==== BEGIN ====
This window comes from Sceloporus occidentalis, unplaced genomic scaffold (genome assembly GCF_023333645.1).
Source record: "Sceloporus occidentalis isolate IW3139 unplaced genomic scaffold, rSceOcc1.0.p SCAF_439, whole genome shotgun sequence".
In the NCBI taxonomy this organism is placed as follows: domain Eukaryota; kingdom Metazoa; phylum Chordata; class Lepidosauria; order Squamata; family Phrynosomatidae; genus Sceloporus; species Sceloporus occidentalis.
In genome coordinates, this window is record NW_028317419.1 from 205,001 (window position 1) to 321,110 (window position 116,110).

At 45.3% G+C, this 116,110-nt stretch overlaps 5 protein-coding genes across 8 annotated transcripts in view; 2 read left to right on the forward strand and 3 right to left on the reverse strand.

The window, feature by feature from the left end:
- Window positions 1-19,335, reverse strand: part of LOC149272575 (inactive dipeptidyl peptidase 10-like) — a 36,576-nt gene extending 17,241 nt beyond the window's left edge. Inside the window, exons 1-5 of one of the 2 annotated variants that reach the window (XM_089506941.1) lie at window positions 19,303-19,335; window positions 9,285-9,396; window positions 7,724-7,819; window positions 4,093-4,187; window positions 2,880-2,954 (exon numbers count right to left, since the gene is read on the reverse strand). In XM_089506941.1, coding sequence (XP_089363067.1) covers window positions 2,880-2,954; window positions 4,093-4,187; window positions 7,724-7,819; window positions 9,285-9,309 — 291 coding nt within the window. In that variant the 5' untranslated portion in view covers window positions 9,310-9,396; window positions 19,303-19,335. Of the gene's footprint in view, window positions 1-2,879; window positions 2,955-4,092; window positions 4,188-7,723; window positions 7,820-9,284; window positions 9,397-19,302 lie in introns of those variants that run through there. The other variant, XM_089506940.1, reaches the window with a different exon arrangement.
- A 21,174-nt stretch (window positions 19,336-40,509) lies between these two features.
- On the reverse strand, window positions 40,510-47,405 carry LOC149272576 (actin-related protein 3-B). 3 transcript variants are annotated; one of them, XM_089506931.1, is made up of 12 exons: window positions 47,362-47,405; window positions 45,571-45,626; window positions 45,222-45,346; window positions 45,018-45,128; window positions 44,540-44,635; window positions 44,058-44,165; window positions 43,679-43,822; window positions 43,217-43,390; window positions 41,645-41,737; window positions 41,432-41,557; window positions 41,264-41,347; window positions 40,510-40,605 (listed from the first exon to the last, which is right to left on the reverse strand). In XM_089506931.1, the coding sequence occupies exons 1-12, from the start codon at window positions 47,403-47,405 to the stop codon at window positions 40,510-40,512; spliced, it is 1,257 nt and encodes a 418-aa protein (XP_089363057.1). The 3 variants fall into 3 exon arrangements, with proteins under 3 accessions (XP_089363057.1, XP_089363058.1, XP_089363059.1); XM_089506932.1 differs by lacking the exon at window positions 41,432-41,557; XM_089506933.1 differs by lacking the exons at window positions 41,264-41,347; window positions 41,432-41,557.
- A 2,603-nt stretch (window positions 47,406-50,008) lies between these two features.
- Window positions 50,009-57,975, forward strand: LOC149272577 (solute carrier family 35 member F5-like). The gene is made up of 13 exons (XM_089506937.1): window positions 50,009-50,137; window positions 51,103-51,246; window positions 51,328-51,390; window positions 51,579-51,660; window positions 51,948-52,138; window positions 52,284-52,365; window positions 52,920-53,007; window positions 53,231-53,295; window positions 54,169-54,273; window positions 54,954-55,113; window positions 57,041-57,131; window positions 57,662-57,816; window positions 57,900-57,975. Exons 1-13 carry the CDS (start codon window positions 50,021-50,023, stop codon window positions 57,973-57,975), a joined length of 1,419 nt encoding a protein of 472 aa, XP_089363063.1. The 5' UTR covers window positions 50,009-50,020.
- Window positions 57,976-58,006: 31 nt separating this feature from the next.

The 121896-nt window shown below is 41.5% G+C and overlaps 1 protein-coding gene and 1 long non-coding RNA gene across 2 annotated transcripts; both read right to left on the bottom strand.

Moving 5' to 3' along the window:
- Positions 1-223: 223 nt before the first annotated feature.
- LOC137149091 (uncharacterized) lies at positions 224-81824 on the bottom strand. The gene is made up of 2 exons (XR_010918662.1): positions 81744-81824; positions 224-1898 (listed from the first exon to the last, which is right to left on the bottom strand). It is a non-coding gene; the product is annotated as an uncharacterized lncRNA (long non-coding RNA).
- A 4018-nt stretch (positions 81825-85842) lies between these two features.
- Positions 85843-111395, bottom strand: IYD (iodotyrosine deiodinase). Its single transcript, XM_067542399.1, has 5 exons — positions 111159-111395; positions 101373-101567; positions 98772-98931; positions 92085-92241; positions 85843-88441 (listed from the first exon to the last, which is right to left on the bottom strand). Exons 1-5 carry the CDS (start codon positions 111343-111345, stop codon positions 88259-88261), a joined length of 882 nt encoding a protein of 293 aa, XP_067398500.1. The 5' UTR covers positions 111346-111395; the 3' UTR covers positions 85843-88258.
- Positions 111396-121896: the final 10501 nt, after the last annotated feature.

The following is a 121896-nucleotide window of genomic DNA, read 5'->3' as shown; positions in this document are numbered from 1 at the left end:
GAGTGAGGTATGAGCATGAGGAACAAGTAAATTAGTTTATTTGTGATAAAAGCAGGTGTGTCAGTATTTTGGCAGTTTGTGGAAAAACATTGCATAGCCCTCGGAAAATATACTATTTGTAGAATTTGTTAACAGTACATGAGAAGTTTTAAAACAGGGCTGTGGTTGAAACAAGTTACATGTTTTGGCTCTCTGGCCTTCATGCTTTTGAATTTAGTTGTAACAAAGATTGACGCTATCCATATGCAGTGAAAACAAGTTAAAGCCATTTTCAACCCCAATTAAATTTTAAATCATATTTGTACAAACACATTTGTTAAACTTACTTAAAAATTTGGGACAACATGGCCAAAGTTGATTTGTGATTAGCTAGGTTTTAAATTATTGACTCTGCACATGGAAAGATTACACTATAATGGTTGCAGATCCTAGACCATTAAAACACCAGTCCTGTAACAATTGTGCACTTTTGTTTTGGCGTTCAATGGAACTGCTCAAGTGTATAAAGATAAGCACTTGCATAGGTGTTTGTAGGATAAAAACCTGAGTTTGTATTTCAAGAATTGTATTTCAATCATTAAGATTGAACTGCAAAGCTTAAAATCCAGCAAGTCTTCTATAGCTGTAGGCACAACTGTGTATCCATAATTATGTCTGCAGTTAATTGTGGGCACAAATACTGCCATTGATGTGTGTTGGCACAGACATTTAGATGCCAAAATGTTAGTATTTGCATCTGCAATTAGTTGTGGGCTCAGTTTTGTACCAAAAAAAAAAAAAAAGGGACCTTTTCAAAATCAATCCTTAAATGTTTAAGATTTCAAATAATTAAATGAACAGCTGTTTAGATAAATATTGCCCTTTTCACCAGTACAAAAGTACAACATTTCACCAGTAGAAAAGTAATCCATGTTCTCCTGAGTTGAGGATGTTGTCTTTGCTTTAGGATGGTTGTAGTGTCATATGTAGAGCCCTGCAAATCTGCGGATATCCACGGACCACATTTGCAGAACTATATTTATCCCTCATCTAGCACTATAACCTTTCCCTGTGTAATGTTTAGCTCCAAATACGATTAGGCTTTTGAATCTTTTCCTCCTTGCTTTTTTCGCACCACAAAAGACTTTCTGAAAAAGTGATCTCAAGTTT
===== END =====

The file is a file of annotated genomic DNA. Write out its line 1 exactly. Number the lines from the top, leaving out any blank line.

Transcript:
This window comes from Sceloporus occidentalis, unplaced genomic scaffold (genome assembly GCF_023333645.1).